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In this exercise, we're going to customize our layer effect, specifically this edge highlight, so that the blood looks like it's integrated into the scene. I've saved my progress as Strange syrup .psd, found inside the 07_refine folder, and the first thing we're going to do is take this drips layer right there, and we're going to create a copy of it by pressing Control+J, or Command+J on the Mac, and that goes ahead and jumps a layer, of course. Turn off the Bevel and Emboss effect for the lower drips layer. Might as well collapse the effects as well, and then turn off Gradient Overlay for the top drips layer. And so we've gone ahead and separated the two effects, so that we can modify them independently.
I'm going to go ahead and collapse both that top drips layer, and the lips layer as well, just so that I have a little more room to work. Then you want to click on the layer mask thumbnail for the top drips layer, and go ahead and grab the Brush tool from the toolbox, or by pressing the B key. You don't want to be painting with white; you want to be painting with black. If your foreground color is white, as it is for me, go ahead and press the X key to make it black. And notice that I've already lowered the Opacity value to 50%. You want to go ahead and do that too, by pressing the 5 key. I'll right-click to show you that I've reduced the Hardness value to 0%, because we're just going to be incrementally painting some of this layer mask away.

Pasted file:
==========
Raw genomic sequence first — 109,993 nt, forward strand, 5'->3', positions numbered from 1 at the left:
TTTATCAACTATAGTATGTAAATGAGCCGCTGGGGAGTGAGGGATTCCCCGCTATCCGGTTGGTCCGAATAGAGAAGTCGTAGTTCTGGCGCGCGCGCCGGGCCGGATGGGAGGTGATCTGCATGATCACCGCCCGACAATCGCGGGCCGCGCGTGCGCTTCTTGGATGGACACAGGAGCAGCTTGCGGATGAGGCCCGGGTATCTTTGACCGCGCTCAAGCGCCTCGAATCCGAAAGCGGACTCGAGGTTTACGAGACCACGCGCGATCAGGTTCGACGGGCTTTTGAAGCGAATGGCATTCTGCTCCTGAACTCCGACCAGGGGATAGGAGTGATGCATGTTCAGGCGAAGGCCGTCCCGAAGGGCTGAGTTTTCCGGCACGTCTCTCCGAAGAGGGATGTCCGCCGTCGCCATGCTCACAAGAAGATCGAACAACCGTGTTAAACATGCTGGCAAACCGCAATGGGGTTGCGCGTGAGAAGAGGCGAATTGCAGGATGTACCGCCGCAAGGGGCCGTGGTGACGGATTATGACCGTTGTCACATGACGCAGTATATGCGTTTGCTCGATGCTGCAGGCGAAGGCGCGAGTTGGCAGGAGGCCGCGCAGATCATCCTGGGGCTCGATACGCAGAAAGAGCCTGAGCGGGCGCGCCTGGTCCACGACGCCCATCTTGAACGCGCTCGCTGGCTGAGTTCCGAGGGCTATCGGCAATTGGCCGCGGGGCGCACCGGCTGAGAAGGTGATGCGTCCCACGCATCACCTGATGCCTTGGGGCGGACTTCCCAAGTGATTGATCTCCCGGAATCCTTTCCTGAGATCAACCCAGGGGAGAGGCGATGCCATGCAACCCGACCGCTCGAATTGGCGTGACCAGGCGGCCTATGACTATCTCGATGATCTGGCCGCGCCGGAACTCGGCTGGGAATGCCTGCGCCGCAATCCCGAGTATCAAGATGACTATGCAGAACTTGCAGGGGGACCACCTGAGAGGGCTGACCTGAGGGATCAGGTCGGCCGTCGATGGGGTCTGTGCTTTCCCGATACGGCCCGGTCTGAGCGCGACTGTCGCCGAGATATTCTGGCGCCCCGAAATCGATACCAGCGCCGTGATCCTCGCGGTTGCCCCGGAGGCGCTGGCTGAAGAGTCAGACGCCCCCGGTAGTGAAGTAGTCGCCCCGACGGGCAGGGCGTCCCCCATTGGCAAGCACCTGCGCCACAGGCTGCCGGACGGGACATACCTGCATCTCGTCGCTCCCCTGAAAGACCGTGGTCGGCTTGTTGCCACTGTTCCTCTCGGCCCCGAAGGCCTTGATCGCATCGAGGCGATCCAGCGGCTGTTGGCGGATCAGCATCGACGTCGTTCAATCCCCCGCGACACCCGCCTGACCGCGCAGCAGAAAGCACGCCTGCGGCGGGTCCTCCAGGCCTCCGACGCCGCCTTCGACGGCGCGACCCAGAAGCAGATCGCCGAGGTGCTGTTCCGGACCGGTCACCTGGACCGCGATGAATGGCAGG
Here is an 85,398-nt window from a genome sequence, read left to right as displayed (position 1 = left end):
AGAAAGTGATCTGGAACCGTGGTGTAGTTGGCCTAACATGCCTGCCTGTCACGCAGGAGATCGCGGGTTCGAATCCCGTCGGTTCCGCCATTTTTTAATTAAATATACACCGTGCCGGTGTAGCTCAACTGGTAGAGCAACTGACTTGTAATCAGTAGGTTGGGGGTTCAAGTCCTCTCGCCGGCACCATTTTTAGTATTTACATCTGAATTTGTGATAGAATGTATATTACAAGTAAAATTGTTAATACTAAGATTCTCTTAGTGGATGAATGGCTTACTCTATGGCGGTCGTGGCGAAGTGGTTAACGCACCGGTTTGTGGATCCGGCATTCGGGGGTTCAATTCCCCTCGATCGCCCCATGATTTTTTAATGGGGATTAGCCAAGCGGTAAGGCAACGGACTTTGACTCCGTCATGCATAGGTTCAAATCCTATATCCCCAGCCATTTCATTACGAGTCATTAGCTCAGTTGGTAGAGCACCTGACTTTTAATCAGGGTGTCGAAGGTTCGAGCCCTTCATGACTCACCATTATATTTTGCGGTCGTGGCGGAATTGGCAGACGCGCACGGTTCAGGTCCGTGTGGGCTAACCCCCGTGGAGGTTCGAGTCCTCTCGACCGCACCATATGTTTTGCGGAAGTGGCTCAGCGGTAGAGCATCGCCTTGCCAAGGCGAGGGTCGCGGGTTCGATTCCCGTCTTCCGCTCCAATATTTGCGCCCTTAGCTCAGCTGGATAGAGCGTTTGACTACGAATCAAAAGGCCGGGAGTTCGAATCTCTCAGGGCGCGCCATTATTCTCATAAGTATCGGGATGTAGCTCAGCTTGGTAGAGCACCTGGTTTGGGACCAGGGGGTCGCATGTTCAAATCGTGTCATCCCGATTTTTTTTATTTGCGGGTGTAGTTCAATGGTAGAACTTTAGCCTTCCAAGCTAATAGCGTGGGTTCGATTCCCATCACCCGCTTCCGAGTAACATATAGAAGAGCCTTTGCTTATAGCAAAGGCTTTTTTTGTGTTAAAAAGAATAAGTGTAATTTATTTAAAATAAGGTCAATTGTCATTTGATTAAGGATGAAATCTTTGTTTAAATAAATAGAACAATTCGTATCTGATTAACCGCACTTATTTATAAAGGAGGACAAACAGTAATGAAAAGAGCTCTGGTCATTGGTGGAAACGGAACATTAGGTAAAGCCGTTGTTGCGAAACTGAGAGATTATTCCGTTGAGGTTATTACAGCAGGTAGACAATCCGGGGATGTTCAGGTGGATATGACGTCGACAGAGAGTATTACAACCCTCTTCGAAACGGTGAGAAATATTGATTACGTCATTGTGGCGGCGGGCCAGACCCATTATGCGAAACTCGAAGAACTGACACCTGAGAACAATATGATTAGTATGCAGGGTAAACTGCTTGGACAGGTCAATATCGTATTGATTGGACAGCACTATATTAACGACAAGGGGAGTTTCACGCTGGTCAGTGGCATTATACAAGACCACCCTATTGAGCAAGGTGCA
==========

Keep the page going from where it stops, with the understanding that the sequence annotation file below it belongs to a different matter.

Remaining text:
Then I'll press the Enter key, or the Return key on the Mac, in order to hide that panel, make my cursor nice and big right there, and I'll just go ahead and click once in the upper right region of that effect. That goes a long way toward diminishing those highlights. And again, this area of the image, I want to stress, would be in shadow, so it wouldn't be really picking up the highlights. Now, the next thing I want you to do is to reduce the size of your brush by pressing the left bracket key a few times. Paint around the highlights over here on this right-hand drip, so you should just have a wee little bit -- I am not painting anymore; I'm just showing you -- just a wee little bit of highlight along this left-hand edge.
And we want to go ahead and do the same thing for this big thick left-hand drip as well. So I'll paint along this region, and then I'm going to increase the Opacity of my brush to 100% by pressing the 0 key. So notice the Opacity value went to 100. And I'll reduce the size of my cursor further, and I'm going to paint away the bottom of the drip, like so, and that goes ahead and elevates that highlight. Otherwise, the highlight ends up kind of creating a strange, little bubble right there at the bottom of the image, because that's where the mask ends. All right! Now I'm going to increase the size of my cursor a little more.